Monday, October 12, 2015

The Final Week of the Election

We are one week away from election day.  That means there are six more days where we will have to endure the endless blathering of all of the party leaders.

The polls seem to indicate that the Liberals have the momentum and that they could very well win the majority government that I predicted on August 2.  Of course, polls are not the best way to predict an election outcome as they are a snapshot in time and by the time they are published they are already out of date.  

To supplement what the polls are indicating it is always a good idea to see what the parties are doing.

For the Liberals it has been business as usual since the campaign has begun.  I do not believe anybody can objectively state that they have seen anything resembling discomfort in their campaign since it started.  They have stuck to their script and it seems to be paying dividends.  It is interesting that Mr. Trudeau actually had a campaign stop in Nepean today. That has been a Conservative stronghold since 2004.  Usually leaders do not waste their time in these ridings unless they believe that they might be able to swing it to their side.  

If the Liberal internal polls are indicating what we are beginning to see in the public polls no one should be too surprised if today's foray into a Conservative stronghold is only the first of such forays over the next six days.

The Conservatives on the other hand are beginning to look like a party that expects to lose. It is just little things.  Stephen Harper has changed tack a bit in recent days and stated that this election is not about him but it is about issues that Canadians find important.  What a silly statement from a man who has run three straight elections telling Canadians that those who would replace him are "Not a leader" or "Just visiting" or "Just not ready".  However, Mr. Harper is somewhat correct.  One of the most important issues of a large number of Canadians is to be rid of him as the leader of our government.  So, he is correct that this election is about issues important to Canadians, it is just that his removal seems to be one of those issues, perhaps the most important.

The other statement that Mr. Harper has made about polls not winning elections is clarion call of a political loser.  

Mr. Harper campaigned yesterday in the three Toronto ridings held by Conservatives yesterday. When, in the final days of an election campaign, a leader campaigns in a stronghold of political opponent if is because they believe it is ripe for a change in MP.  When a leader campaigns in one of their own strongholds it is for the same reasons.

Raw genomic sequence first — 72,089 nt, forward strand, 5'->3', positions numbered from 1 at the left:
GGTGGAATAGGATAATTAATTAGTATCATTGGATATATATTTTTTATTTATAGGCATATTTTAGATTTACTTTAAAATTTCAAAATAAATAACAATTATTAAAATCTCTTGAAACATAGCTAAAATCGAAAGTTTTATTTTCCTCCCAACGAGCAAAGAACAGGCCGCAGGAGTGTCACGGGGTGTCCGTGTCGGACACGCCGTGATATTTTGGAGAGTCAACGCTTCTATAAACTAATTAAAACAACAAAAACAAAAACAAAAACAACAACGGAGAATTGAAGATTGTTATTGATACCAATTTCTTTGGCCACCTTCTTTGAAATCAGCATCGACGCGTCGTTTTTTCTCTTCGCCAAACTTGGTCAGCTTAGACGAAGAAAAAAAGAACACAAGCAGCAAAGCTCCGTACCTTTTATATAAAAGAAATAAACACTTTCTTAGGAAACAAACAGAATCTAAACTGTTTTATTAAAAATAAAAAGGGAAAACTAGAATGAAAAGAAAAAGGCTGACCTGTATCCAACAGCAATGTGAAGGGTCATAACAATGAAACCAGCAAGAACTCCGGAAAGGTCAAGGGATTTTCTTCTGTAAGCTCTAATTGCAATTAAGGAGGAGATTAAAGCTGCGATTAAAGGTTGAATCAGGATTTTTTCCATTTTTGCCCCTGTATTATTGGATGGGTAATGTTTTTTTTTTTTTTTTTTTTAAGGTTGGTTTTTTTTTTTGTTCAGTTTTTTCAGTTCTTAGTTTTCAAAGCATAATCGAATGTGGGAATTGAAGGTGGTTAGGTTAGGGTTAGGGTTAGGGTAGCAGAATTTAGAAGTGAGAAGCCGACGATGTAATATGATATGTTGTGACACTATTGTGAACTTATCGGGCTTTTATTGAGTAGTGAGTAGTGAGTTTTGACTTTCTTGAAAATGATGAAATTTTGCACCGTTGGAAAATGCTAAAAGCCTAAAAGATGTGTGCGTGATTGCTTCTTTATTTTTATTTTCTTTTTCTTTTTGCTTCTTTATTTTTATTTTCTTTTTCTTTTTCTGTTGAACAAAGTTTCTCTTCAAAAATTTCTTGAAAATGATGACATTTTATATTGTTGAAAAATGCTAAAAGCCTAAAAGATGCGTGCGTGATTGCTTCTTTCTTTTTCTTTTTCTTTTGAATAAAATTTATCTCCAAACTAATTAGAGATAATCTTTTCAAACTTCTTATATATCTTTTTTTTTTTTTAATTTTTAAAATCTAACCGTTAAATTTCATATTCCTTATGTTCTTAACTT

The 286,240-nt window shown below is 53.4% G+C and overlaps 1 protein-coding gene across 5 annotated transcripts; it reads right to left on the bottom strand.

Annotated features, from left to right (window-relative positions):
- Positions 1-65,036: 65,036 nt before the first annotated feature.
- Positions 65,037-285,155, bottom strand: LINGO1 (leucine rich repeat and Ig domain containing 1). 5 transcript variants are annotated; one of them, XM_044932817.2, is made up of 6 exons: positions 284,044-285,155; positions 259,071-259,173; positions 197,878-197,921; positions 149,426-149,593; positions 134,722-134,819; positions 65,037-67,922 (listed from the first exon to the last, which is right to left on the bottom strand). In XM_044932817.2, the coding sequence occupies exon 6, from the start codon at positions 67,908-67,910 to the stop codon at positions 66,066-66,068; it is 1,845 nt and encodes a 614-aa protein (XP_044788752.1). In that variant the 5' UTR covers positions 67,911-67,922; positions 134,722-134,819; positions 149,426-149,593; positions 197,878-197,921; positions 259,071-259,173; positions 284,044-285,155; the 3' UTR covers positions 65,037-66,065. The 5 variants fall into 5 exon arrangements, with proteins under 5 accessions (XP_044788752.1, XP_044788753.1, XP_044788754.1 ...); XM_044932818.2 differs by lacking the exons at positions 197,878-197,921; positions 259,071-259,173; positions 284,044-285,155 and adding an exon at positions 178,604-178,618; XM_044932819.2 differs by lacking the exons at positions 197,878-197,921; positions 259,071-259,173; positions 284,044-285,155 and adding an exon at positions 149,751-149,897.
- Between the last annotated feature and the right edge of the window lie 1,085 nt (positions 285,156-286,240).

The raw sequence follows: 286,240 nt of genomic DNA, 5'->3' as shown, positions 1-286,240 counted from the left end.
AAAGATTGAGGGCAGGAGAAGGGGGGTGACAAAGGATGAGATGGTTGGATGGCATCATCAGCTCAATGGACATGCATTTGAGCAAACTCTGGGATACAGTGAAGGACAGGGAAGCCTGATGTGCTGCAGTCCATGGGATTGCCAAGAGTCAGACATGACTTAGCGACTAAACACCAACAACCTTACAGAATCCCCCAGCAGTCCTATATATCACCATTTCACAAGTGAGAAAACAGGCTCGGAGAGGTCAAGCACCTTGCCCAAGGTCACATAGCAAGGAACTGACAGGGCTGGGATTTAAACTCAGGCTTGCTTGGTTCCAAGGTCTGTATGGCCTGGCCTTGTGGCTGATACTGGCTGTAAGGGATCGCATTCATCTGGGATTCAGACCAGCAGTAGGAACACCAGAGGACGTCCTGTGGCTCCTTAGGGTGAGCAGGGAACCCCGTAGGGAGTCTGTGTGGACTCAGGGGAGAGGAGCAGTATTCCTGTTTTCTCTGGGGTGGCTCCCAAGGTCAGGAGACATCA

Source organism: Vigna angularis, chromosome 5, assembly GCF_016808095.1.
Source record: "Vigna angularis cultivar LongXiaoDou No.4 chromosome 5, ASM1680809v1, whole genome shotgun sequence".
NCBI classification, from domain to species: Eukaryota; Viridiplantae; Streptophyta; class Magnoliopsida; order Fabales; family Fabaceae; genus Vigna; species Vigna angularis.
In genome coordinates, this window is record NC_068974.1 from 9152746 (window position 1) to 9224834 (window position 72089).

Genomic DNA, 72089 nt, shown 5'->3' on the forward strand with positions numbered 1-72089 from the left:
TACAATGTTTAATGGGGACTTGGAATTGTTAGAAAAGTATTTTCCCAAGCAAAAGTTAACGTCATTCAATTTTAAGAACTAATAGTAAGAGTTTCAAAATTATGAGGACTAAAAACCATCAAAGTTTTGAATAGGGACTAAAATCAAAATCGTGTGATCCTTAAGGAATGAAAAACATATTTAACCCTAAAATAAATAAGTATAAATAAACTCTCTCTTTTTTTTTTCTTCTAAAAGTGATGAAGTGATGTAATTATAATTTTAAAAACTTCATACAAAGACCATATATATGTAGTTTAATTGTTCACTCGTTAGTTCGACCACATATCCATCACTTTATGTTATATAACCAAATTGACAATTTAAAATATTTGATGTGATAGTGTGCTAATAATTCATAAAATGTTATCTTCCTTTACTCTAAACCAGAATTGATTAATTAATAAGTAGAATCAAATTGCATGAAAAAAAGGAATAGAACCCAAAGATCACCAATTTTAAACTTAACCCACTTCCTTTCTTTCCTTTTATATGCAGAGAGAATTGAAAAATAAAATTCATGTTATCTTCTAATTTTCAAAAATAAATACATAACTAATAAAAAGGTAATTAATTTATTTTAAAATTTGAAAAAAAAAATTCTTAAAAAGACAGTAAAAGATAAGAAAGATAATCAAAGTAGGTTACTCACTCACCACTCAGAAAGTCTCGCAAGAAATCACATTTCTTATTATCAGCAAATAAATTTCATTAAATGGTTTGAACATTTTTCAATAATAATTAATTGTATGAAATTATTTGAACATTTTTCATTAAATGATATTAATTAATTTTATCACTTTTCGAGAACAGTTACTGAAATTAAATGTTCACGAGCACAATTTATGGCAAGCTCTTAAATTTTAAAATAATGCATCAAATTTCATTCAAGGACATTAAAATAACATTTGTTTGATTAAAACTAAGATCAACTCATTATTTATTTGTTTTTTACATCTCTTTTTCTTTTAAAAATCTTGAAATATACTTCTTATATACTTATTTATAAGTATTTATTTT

Finally, Mr. Harper has announced he will no longer be interviewed by the national media and it has been reported that he has stopped taking questions at his campaign stops.  He did the same thing in 2004 when he realized that we was going to lose.

The Conservatives are at a crossroads in the election.  Do they continue to fight to win or do they begin to save the furniture?  To slow the apparent momentum of the Liberals they will have to do something really desperate and history has demonstrated that such actions often just lead to more crushing defeats.  However, if they begin to focus on the places where they are the strongest they might be able to mitigate some of the damage they could face.  

The next week will reveal what they have decided.

For the NDP I would just point to Mr. Mulcair's statement that he is still running and expecting to win a majority government on October 19.  

That statement is an example of what I would consider to be an iron law in Canadian politics. 

"When a political party, which is shown to be in third place for an extended period of time in the public polls, states that they are still running to win a majority government they are actually admitting that they have no hope of achieving that goal."

There is still a week to go and anything could happen.  It would not surprise me one bit to see the Conservatives try to use the levers of government to change the momentum. George W. Bush used the Department of Homeland Security in the US, on several occasions, whenever John Kerry showed any signs of momentum so I would not put it past Mr. Harper to try something similar.  The question would be whether the RCMP and/or CSIS would be willing to play along.

Barring something like that Liberal supporters will be celebrating winning the election with a majority government on October 19.

1 Comments:

Blogger marie said...

Great post ottlib.
The election has happened and we tossed Harpers party out hopefully for a lot of years. That party is too corrupt to be even thinking of regaining their power. I might be wrong but I have a lot of confidence for Justin Trudeau. Canadian's have voted in mass to rid the cons out of Parliament. A lot of his key players lost and that's a good thing.

keep up your posting. you are a refreshing blogger.

October 28, 2015 10:39 PM  

Post a Comment

<< Home